Robotics, Biomorphic Circuits, Internet of Things, Artificial Intelligence

           Robotics, Biomorphic Circuits, Internet of Things, Artificial Intelligence

The 4th Industrial Revolution: Democratizing the Information Infrastructure

Fall 2017: Every Friday 12:10 pm to 1:00pm PST, Giedt 1001

The concentration of the world’s population around cities has resulted from the impact of the three industrial revolutions we have experienced in the past 250 years. The First Industrial Revolution originated in England in the late eighteenth century and used water and steam power to mechanize production. It resulted in the early rise of the city as a center of activity, when farming became more effective using mechanization and more people turned to cities for work. The Second Industrial Revolution in the late nineteenth century started in the US and used electric power to create mass production, which brought even more people from rural areas and farms to the assembly lines. The Third Industrial Revolution also originated in the US in the mid to late twentieth century, and used electronics and information technology to automate production, thus forcing people out of the assembly lines and in unemployment.

Now in less than fifty years from the beginning of the previous technological revolution we stand on the brink of a new one which may be more powerful and more dangerous than all the previous ones. In its scale, scope, and complexity, this transformation may be unlike anything we have experienced before. The Fourth Industrial Revolution is building on everything we have discovered so far and it is using the internet to connect humans and machines in one task. It may bring together technology and culture in a clash of unprecedented proportions resulting in further concentration of population to what we call Mega-Cities and more social instability. Farm land will be managed by robots, factories will employ robots, and humans will use robots for low level jobs leaving us wonder of what role humans will eventually play in this futuristic society.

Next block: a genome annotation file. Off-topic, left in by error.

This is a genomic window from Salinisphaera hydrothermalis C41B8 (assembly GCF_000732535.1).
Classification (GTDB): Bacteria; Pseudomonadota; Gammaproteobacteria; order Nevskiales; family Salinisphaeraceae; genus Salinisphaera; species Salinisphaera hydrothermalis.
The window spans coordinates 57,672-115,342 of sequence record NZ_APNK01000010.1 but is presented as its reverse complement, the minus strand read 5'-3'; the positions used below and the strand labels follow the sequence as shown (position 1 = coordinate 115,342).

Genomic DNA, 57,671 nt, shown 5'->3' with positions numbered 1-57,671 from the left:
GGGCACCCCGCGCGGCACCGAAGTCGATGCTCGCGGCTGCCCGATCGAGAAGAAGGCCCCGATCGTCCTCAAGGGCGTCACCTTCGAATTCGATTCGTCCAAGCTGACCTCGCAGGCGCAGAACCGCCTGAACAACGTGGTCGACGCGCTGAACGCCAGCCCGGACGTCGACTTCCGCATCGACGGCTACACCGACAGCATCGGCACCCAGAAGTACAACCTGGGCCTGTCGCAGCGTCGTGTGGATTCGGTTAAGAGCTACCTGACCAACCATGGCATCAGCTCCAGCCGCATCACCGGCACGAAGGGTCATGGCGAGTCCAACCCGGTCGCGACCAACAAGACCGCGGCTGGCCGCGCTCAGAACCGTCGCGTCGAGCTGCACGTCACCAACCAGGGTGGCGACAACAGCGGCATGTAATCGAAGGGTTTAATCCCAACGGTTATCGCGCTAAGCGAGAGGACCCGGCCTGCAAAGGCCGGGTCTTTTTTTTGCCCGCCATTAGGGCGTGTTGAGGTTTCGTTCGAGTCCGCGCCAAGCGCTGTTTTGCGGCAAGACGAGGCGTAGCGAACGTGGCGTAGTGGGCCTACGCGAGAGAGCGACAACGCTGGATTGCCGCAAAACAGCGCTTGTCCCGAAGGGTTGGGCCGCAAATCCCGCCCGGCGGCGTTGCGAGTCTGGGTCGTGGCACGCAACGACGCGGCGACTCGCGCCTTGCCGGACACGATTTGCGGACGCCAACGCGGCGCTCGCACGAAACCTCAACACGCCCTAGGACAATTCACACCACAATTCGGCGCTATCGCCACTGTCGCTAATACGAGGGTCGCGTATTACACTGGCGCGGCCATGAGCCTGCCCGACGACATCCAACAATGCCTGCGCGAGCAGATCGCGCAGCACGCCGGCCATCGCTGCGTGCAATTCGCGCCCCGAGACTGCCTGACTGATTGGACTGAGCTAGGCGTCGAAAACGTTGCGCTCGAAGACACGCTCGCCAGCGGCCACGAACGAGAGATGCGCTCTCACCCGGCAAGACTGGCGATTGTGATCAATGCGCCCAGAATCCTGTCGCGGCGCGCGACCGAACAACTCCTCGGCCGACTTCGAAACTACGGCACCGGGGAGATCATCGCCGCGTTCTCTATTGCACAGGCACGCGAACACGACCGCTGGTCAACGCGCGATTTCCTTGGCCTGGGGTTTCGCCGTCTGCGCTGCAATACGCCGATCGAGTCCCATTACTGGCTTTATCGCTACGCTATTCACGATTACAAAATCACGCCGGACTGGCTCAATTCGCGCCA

This seminar series will bring speakers who will present various aspects of the Third Industrial Revolution (Age of Computers) with specific focus on electronic applications and could speculate on the challenges and opportunities of the next one. Considering that the world we live in is a construct of many designed systems, engineering could play a key role in addressing many of the possible negatives this new revolution may bring about and create a more just world.

SPEAKERS

Friday, September 29, 2017

Technologies for RF Front-Ends Beyond 5G

Linda Katehi

University of California, Davis

The First Industrial Revolution originated in England in the late eighteenth century and used water and steam power to mechanize production. The Second Industrial Revolution in the late nineteenth century started in the US and used electric power to create mass production. The Third Industrial Revolution also originated in the US in the mid to late twentieth century, and used electronics and information technology to automate production. Now in less than fifty years from the beginning of the previous technological revolution we stand on the brink of a new one, which may be more powerful than all the previous ones. In its scale, scope, and complexity, this transformation may be unlike anything we have experienced before.

The Fourth Industrial Revolution, or the Second Machine Age, as some call it, is building on everything we have discovered so far and is using the internet and optical/wireless communications to connect humans and machines in one task. It may bring together technology and culture in a clash of unprecedented proportions as new technologies rapidly reshape the world we live in with a speed we cannot follow. In addition, these technologies fundamentally change the way we relate to each other and to our institutions.

Along with these challenges we see the era of dark silicon approaching. Recently, many technologists have been arguing that while Moore’s Law can deliver billions of transistors on one chip, not all these chips can be active at the same time due to power requirements that may make the chip glow. This problem is getting more pressing as chip designers are exhausting their ability to squeeze more efficiency from traditional architectures and as more and more users need to be accommodated.

The wireless grid will be a big part of our future. Access to the grid will be fundamental to our ability to function within our society. As we look into the future, we see two major barriers the world of internet is facing: energy and cost. In this presentation, we will discuss these two barriers as they specifically apply to RF front ends for the generation of mobile phones beyond 5G.